headkase writes: I'd like to preface this with the fact that I have a working prototype that performs well. What has the MPAA prevented in their quest to control how citizens interact with their entertainment media? Right now my setup consists of a "video jukebox". It is composed of a PC networked with an Xbox 360 which is connected to an HDTV via HDMI. Two pieces of software work together to provide the primary functionality. They are "Fair Use Wizard 2" and "Tversity". This is Windows-centric but the organization applies to all systems. Fair Use Wizard 2 is used to rip my DVD collection to the PC. The MPAA is preventing innovation at this point because they have successfully lobbied to categorize the act known as "ripping" a DVD an offense under legislation called the Digital Millennium Copyright Act or DMCA. Fortunately I don't live in a Nation that subscribes to this particular idiocy. So, from there. TVersity then handles streaming the video over my home network with the origin of the media being a general purpose PC and the destination after decoding on the Xbox 360 is the HDTV. Tversity not only streams but will transcode on-the-fly if needed to greatly mitigate the formatting issues that could arise. The organization of PC, 360, and Network defines this "video jukebox" as a concrete example of innovation that the MPAA has retarded.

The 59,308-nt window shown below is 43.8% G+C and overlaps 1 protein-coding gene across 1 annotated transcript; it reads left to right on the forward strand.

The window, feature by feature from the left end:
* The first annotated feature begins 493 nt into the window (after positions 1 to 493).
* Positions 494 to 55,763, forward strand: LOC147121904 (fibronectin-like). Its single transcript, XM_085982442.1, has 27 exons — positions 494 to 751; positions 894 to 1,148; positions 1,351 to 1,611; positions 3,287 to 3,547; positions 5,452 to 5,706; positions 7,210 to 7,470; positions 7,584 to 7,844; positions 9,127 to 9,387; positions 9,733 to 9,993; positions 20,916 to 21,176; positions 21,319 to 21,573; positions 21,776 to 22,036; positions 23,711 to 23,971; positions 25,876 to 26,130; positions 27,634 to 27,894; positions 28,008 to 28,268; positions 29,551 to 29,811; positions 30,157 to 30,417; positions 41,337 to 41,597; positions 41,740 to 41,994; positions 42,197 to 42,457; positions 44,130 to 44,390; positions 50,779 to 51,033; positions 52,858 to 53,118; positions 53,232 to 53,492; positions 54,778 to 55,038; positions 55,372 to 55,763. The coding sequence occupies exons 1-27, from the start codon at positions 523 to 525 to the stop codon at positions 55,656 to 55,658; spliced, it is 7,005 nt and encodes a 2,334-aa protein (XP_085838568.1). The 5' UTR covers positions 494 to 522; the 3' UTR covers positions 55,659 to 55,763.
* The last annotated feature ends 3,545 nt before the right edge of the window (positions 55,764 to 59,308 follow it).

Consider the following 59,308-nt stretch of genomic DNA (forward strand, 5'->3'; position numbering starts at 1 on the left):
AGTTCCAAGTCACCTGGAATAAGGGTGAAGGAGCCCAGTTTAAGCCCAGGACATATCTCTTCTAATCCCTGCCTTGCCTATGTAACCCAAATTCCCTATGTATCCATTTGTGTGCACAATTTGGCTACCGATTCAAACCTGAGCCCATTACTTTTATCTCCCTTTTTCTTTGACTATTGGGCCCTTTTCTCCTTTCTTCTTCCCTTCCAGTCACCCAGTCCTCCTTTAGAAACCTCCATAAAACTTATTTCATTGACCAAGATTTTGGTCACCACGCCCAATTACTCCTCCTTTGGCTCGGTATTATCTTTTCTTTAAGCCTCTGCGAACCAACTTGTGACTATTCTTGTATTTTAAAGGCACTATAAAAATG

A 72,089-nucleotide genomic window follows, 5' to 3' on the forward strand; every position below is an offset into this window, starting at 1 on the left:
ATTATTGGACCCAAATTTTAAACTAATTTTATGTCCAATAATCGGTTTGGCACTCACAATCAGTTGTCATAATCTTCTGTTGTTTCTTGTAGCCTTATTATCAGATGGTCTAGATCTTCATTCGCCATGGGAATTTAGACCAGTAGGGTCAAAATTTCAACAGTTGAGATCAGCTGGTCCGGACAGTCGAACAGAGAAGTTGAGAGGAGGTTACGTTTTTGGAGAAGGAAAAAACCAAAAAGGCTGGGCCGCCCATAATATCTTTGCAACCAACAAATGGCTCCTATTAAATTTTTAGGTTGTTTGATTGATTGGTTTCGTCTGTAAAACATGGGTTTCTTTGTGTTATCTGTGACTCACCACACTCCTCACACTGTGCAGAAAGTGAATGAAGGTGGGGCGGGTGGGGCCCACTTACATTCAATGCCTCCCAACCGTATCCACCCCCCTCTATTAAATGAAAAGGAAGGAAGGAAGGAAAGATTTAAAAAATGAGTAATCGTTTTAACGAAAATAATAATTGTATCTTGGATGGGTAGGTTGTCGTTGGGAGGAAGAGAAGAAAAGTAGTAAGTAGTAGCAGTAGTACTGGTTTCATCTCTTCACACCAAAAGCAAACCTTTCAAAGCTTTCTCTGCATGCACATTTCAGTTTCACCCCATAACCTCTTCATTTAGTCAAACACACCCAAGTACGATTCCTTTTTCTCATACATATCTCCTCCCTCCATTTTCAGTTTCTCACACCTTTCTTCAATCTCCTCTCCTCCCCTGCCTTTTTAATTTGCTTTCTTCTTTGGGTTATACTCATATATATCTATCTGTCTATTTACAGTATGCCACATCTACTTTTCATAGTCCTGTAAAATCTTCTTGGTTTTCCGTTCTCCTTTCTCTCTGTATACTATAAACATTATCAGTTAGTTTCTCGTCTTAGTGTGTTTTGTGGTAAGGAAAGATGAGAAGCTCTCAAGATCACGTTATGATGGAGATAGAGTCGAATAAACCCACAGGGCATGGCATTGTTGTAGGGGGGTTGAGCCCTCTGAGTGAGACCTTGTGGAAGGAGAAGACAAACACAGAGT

Please add your own examples ideally using no more than two words in combination to describe the purpose of the device.
"Card readers? We don't need no stinking card readers."
-- Peter da Silva (at the National Academy of Sciencies, 1965, in a
particularly vivid fantasy)